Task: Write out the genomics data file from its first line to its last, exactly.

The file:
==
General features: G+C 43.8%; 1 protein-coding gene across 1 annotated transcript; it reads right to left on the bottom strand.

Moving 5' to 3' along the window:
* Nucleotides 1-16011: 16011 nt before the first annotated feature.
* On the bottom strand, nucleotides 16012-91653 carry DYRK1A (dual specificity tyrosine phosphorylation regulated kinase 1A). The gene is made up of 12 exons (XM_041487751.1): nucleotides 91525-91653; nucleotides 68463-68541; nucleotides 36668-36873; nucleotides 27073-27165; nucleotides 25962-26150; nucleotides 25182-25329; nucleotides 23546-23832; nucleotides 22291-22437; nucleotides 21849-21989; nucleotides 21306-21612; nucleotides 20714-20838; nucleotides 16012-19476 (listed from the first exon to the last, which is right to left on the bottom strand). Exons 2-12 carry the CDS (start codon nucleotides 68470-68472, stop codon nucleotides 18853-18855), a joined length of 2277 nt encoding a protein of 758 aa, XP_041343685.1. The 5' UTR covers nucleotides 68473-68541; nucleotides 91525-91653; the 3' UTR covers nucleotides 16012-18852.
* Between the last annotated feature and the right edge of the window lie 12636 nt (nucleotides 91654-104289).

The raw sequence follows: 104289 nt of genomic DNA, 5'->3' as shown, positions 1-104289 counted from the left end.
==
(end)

General features: G+C 43.8%; 1 protein-coding gene across 1 annotated transcript; it reads right to left on the bottom strand.

Moving 5' to 3' along the window:
* Nucleotides 1-16011: 16011 nt before the first annotated feature.
* On the bottom strand, nucleotides 16012-91653 carry DYRK1A (dual specificity tyrosine phosphorylation regulated kinase 1A). The gene is made up of 12 exons (XM_041487751.1): nucleotides 91525-91653; nucleotides 68463-68541; nucleotides 36668-36873; nucleotides 27073-27165; nucleotides 25962-26150; nucleotides 25182-25329; nucleotides 23546-23832; nucleotides 22291-22437; nucleotides 21849-21989; nucleotides 21306-21612; nucleotides 20714-20838; nucleotides 16012-19476 (listed from the first exon to the last, which is right to left on the bottom strand). Exons 2-12 carry the CDS (start codon nucleotides 68470-68472, stop codon nucleotides 18853-18855), a joined length of 2277 nt encoding a protein of 758 aa, XP_041343685.1. The 5' UTR covers nucleotides 68473-68541; nucleotides 91525-91653; the 3' UTR covers nucleotides 16012-18852.
* Between the last annotated feature and the right edge of the window lie 12636 nt (nucleotides 91654-104289).

The raw sequence follows: 104289 nt of genomic DNA, 5'->3' as shown, positions 1-104289 counted from the left end.